Time Out New York: Are you nervous about that?
Jennie Somogyi:
I don’t know. That’s a good question. I think it’ll feel more official. When you’re on tour, it doesn’t seem as official. This audience here obviously knows what it’s looking at, so it will have a different feeling to it.

Time Out New York: What else do you want to dance?
Jennie Somogyi:
[Pauses] In general? There are things that I already do that I love. I love Brahms [-Schoenberg Quartet]. I love Liebeslieder [Walzer]. I’d like to do Serenade again, but I used to do “Russian girl,” which is a lot of jumping. I’d love to do “waltz girl.” It’s interesting now that as I get older, dancing something that I used to feels new. And then there are other things that I’ve done that I don’t really want to do again; sometimes you feel like you’ve said all you can say for that. I was doing Four Ts [The Four Temperaments] before I got hurt, and I used to be petrified of it; this time, I was having so much fun. My approach was totally different, so that seemed like I was doing something new. I miss doing Serenade. That’s what I miss the most, of what I used to do.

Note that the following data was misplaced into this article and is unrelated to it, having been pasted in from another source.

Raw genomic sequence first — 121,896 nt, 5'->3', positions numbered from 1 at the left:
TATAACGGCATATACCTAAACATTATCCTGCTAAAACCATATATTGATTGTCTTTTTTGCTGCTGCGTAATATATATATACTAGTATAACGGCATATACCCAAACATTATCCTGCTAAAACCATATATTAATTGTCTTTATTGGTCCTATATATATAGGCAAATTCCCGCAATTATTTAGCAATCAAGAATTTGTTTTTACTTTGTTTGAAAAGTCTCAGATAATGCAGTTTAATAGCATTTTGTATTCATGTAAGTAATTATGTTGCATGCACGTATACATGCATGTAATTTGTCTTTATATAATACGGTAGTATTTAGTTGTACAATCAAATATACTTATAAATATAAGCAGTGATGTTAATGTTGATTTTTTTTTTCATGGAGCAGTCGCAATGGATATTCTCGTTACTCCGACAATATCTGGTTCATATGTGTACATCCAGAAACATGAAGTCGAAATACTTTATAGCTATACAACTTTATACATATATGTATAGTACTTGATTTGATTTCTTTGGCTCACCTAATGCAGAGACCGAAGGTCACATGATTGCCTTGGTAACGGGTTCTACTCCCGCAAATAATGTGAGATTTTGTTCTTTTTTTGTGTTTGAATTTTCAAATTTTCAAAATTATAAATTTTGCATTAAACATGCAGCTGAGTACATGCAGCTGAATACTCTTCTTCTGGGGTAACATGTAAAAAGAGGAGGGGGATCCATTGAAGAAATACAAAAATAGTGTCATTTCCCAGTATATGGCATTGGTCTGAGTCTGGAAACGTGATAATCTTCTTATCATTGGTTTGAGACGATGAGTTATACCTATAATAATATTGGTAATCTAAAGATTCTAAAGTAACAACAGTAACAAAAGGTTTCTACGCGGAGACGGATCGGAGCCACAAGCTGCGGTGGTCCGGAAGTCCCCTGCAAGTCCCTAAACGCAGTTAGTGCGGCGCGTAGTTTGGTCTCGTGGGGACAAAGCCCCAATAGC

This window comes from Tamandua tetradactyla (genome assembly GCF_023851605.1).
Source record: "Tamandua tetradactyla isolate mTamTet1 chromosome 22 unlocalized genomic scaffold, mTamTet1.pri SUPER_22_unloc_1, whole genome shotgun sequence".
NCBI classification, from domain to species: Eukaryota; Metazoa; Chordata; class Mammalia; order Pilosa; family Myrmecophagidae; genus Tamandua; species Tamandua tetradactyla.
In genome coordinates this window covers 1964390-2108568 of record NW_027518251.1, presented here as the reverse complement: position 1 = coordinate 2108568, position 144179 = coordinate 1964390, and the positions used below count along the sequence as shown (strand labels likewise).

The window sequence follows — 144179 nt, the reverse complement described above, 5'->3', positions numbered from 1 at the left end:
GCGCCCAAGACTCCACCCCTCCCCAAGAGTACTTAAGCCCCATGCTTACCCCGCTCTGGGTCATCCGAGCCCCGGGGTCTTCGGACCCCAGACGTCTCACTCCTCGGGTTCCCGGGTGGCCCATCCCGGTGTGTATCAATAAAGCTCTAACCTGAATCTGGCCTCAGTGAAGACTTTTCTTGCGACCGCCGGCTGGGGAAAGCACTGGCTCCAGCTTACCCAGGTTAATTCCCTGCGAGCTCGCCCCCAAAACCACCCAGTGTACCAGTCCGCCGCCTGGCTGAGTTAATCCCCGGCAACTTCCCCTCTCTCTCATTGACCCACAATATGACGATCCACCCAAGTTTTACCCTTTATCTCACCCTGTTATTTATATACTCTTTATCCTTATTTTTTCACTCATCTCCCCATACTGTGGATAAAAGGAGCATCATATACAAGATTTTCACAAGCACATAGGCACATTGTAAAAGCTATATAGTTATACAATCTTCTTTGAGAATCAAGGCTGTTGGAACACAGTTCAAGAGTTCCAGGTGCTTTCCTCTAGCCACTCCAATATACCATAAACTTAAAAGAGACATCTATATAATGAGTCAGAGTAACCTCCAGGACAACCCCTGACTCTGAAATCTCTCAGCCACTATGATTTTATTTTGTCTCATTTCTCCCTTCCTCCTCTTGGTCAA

Time Out New York: How do you change your approach as you become more experienced?
Jennie Somogyi: